Rome | Italy
The future of Rome and Italy seen by the participants of the inaugural meeting has more community sense, a pleasant public space and a helluva lot more and efficient public transport. But where does that leave unemployment, poverty and clean public space? Italians: start to take action instead of creating models!
The Italian inaugural meeting takes place at a great location; Città dell’Altra Economia, an old slaughterhouse in a vibrant and gentrifying area of Rome. This place used to be a squat and is now a lively area where there is space for business, art and leisure. Italians would like to see more use of public space like this.
Public activities and the use of public space is mostly focused on traditional squares but there is much more useful public space to be found in the city. Our Sketch participants feel that industrial heritage should be changed into lively areas, but the participants we spoke did not come up with practical ideas on how to do this. I call upon all Italians to take action! You have great ideas so don’t wait for the municipality to do it for you. Here are some fresh ideas from the local kids: Gemma, Simone and Francesco want to create a big area on the riverside where you can only bike and walk in fresh air. There are floating boats, fishes, motor-less boats and free roaming animals, because otherwise city kids don’t get to meet animals.
One might think community sense would be no issue at all with the traditional Italian families. So it clearly surprised me to find that this was one on the most mentioned themes. Even in Italy our changing society is tearing traditional family values apart.
The municipality can support community sense but, as our participants agreed, the work starts with the awareness of the individual Italians and their wish to participate. A lot of the people we spoke to came up with great ideas to take action. Enrico pictured a street where households are connected by wires for exchanging thoughts and things. This way neighbors can easily reach each other and helping out your neighbors will be easier. Or the already existing and successful concept, social street, of Luigi where social contact in neighborhoods is enforced by a little help of his project in organizing social life. Neighbors are getting to know each other on a low hurdle, by social media. A social and local network is created by Social Street where inhabitants of a neighborhood are actively invited to join. By creating this new sense of family the neighbors are more willing to work for and help out each other.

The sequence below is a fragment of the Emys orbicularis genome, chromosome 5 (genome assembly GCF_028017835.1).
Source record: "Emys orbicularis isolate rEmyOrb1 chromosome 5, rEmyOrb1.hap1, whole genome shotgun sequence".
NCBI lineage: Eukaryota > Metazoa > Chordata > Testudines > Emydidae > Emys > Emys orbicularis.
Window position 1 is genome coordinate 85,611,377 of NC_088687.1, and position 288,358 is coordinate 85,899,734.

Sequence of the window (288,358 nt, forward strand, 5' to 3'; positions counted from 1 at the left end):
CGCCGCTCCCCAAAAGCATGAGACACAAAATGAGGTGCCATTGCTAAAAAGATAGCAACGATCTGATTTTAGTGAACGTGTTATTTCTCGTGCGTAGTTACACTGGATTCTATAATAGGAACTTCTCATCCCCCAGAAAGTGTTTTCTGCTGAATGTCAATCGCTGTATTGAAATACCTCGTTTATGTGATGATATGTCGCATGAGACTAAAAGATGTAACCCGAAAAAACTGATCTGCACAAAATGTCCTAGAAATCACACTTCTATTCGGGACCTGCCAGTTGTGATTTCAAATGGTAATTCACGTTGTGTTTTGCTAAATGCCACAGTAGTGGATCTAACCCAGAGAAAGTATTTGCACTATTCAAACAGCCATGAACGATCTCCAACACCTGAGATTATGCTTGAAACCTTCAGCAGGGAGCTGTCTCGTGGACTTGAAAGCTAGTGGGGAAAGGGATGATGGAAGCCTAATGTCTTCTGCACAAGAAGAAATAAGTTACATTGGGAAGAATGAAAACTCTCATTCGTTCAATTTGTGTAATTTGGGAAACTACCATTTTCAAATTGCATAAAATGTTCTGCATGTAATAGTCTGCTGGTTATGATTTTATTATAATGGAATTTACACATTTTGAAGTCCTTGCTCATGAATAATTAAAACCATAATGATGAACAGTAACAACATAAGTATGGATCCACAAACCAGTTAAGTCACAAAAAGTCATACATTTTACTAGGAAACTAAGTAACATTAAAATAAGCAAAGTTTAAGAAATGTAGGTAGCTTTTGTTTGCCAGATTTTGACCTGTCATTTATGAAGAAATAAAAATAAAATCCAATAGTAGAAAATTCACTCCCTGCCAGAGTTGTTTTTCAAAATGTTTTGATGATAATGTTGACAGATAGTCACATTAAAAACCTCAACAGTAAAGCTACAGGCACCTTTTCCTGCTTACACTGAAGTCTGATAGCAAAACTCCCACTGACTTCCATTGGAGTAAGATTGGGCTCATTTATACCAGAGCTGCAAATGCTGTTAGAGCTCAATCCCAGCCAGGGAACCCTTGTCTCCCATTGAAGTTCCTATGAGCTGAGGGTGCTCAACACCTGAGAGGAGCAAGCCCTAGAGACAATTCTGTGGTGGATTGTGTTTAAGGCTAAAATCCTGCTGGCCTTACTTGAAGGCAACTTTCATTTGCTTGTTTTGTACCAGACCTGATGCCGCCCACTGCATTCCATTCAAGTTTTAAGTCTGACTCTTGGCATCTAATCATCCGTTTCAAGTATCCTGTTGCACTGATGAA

According to the Sketch participants Italy does not know an urban periphery. All the action takes place in the center. So if you live outside this center you spend most of your time travelling to and from work, shops, leisure and cultural facilities etc. Frederica has an idea of linked neighborhoods that can create a sense of community in the periphery, so people only need to travel for work and not for leisure. All kinds of facilities in adjacent neighborhoods are shared such as shops, restaurants, bar, libraries and pharmacies. The current public transport is a hassle so people jump in their cars too easily. Annamaria, Marcel and Valentina want to ban cars out of the city. Others designed pleasant public transport places where waiting get’s worthwhile! Sevinc designed a smart bus stop where hybrid busses are always on time, you can read and learn about the surroundings, confortable seats for waiting if you would have to and a small playground for kids. So if the periphery would be lively and public services would be easier to access many people’s lives will improve.
I came to Rome expecting to hear a lot about unemployment and clean public space and it surprised me these issues were not mentioned often. Did that have to do with the participants we spoke to or with my presumption of Italy, please tell me!
I would like to close with Fabrizio’s motto for all Italians: Don’t survive your own city, live it! By being part of your city you are part of the world.
Next stop: Stockholm! See you all on the 21th of August!
I would like to give a huge amount of thank you's to the Roman SKETCH artists. Mary Cinque, Anna Maria Iantaffli, Sonia Giambrone, Alessio Tommasetti and Marco Serra, YOU WERE AMAZING!